Assuncao has also proven a very effective outside-kicker, particularly to the legs; Assuncao can kick to draw an opponent onto his counters or intercept them as they move forward, but he can also deal real attritional damage (for example, destroying the inside of Matthew Lopez’s leg with round kicks). Along with his excellent grappling, Assuncao’s a broadly skilled and extremely disciplined fighter, one who isn’t going to be drawn out of his game despite growing more aggressive in his recent fights, and one who’s proven exceedingly difficult to beat.
If a defined archetype has troubled Assuncao, it’s been a fighter who’s offensively layered enough to throw off and punish a defined counterpunching approach; namely, TJ Dillashaw and Marlon Moraes gave Assuncao fits through his four fights with them. Dillashaw’s consistent feinting and his looks that built off one another complicated counterpunching considerably for Assuncao, and while he did a fine job considering the style matchup, it ended in a loss as Assuncao bit on too many feints and gave Dillashaw the reads to work in the pocket.
Moraes did an even better job in many ways; Moraes also did a great deal of feinting and building off it in both of his fights, working the body excellently and punishing Assuncao trying to close him down, and also managed to finish Assuncao in their rematch. Against Sandhagen’s approach, Assuncao may need to show a few new wrinkles.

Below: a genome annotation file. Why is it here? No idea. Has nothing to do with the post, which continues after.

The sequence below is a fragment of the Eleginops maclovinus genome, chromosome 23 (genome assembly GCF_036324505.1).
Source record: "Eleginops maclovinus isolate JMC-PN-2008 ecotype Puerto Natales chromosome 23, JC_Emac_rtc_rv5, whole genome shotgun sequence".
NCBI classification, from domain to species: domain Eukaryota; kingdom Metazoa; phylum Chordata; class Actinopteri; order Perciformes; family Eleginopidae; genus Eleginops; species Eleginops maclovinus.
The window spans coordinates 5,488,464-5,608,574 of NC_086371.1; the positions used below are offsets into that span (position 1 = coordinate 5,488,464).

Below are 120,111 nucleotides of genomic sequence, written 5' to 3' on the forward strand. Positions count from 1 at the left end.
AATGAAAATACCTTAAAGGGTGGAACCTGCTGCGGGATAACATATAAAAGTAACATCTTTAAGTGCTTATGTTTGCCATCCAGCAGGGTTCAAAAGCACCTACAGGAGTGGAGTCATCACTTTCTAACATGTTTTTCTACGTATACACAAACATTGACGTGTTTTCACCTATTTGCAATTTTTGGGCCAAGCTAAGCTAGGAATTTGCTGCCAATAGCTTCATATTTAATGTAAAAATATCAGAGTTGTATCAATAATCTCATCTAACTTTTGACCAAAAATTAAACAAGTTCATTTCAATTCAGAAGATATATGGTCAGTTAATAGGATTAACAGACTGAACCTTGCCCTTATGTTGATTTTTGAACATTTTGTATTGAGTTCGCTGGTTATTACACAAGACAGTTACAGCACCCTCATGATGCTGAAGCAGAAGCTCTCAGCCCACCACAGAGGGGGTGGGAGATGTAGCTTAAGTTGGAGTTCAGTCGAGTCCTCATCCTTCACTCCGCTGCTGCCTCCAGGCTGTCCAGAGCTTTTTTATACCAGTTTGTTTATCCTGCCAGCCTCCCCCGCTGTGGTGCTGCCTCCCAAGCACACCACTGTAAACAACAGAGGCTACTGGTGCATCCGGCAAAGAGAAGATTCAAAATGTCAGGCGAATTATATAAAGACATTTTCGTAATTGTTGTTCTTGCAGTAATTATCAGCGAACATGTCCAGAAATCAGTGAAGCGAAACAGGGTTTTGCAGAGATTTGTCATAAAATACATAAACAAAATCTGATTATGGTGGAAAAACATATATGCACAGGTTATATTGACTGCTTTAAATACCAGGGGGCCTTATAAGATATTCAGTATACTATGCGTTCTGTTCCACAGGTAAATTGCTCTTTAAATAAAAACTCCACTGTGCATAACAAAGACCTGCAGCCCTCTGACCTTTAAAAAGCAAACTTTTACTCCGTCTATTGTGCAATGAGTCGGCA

A Burgeoning Prospect
Cory Sandhagen’s four fights in the UFC have all been sensational in one way or another, and he’s won every one of them; while his win over Alcantara seemed to come down more to raw stubbornness than anything else, and his win over Lineker arguably wasn’t one, Sandhagen has shown through his short UFC tenure that the pieces are there to become a strong future contender. Unranked at the start of 2019 and readying to face a debutant in Mario Bautista, Sandhagen could be ranked as a top #3 135er eight months later; to get there, he needs to beat one of the toughest fighters to shine against in the entire promotion.